The Ryder Cup


Every sport holds in it the classic moments and events that define them as a sport, not a ground for defining the overall champion or best of the best, but instead staking a claim to a tradition of the game that means everything. Professional football has Thanksgiving Day to stake a claim to a distinct part of sports lore, professional baseball makes a true even out of the beginning of the season with the events of opening day, while golf stakes its claim to tradition with events like the Ryder Cup. Not a place to define a champion or decide who the one best player is among all of the rest, no the Ryder Cup is about joining a team in a sport where teams aren’t the focus, the Ryder Cup is about bragging rights.

Like a lot of events or places in sports, the Ryder Cup is named after a professional and wealthy businessman who had a passion for the sport, Samuel Ryder. Ryder revolutionized the way that people purchase seeds by selling them in small envelopes and then revolutionized golf by coming up with an idea for a golf competition. By pitting professional golfers from the United States against professional golfers from Europe. In doing so the two major powers in the world were brought together to play a gentlemanly game in front of thousands of adoring fans.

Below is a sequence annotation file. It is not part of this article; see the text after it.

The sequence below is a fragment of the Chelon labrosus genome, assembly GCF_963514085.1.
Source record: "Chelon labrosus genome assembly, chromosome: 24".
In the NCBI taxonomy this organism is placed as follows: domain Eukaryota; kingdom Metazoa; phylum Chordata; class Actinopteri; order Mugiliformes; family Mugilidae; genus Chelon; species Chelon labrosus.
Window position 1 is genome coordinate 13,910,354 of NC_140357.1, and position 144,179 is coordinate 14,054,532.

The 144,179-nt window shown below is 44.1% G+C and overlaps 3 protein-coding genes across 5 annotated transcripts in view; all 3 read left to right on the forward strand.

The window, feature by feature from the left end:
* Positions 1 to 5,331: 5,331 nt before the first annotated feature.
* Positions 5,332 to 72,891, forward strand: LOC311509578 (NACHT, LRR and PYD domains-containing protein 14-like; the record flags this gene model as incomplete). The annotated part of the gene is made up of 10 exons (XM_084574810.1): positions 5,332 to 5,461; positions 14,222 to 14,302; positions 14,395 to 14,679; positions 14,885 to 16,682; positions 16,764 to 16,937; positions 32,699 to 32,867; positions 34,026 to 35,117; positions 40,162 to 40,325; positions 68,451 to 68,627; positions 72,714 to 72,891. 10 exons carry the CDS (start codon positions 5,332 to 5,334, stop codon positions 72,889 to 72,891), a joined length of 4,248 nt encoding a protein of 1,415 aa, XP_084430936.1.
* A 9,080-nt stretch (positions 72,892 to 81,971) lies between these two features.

The Ryder Cup is a series of matches that are totaled to determine an eventual champion, the champion either being the team of United States players or European players. There have actually been a few ties in the history of the Ryder Cup with one coming in 1969 and the other being in 1989. The winners of the previous Ryder Cup were then able to retain the title as they had not technically lost the title. The Americans actually conceded a put to the British in 1969 that Jack Nicklaus allowed which forced the tie, an unhappy concession among American players who wanted to see if they could defeat the British.


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